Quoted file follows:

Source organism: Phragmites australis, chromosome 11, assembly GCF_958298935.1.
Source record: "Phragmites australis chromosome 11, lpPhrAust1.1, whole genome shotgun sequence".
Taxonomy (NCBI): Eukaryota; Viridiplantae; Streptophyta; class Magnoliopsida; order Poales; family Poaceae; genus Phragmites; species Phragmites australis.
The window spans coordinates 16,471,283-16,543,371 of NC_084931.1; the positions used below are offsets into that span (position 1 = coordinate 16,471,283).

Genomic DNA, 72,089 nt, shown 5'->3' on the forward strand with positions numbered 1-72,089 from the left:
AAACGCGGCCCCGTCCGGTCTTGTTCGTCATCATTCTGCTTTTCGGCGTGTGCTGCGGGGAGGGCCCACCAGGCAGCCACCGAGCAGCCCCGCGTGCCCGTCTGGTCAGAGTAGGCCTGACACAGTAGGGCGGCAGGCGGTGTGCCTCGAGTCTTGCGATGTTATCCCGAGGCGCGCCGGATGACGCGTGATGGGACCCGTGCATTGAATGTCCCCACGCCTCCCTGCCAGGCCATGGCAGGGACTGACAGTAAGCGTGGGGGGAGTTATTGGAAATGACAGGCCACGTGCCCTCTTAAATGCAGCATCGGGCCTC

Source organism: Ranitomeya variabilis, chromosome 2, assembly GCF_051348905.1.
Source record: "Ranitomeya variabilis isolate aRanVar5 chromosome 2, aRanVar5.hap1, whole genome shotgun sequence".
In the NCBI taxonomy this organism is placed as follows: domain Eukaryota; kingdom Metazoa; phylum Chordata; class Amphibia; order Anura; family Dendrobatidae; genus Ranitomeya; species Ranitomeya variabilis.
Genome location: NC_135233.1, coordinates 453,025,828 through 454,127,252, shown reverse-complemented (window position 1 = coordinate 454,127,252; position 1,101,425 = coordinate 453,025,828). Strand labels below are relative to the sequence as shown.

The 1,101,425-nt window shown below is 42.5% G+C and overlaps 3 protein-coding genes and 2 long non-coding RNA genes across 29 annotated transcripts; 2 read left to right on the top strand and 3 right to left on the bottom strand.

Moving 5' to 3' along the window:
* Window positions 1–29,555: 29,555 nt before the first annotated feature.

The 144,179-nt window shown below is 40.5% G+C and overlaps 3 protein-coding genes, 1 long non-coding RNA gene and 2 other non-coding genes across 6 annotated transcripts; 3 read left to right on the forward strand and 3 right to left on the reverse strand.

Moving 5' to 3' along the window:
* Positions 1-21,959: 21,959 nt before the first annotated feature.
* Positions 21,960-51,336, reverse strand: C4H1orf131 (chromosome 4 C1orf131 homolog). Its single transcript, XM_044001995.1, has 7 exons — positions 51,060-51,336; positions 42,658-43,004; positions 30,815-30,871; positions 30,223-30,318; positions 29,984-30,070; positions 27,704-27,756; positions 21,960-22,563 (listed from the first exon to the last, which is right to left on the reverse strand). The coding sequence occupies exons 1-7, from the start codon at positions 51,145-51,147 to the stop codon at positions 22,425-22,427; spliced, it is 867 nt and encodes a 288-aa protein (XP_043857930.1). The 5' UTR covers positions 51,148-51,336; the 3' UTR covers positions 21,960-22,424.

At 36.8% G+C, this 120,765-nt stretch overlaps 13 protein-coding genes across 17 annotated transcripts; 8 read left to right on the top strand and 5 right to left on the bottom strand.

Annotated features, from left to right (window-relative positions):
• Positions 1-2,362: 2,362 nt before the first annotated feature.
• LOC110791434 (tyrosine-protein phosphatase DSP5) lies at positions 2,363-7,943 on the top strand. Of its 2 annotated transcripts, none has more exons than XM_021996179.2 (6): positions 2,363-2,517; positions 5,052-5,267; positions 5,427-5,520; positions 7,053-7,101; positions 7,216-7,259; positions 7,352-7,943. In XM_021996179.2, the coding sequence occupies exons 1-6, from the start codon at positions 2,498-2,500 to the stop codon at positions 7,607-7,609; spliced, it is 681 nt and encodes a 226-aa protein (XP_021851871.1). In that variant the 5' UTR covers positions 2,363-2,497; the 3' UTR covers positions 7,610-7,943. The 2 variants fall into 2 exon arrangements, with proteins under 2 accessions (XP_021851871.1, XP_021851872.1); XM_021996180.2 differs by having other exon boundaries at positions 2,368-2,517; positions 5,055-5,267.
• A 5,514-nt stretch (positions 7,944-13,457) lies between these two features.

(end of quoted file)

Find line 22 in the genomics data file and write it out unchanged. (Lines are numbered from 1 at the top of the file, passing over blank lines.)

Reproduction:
• A 5,514-nt stretch (positions 7,944-13,457) lies between these two features.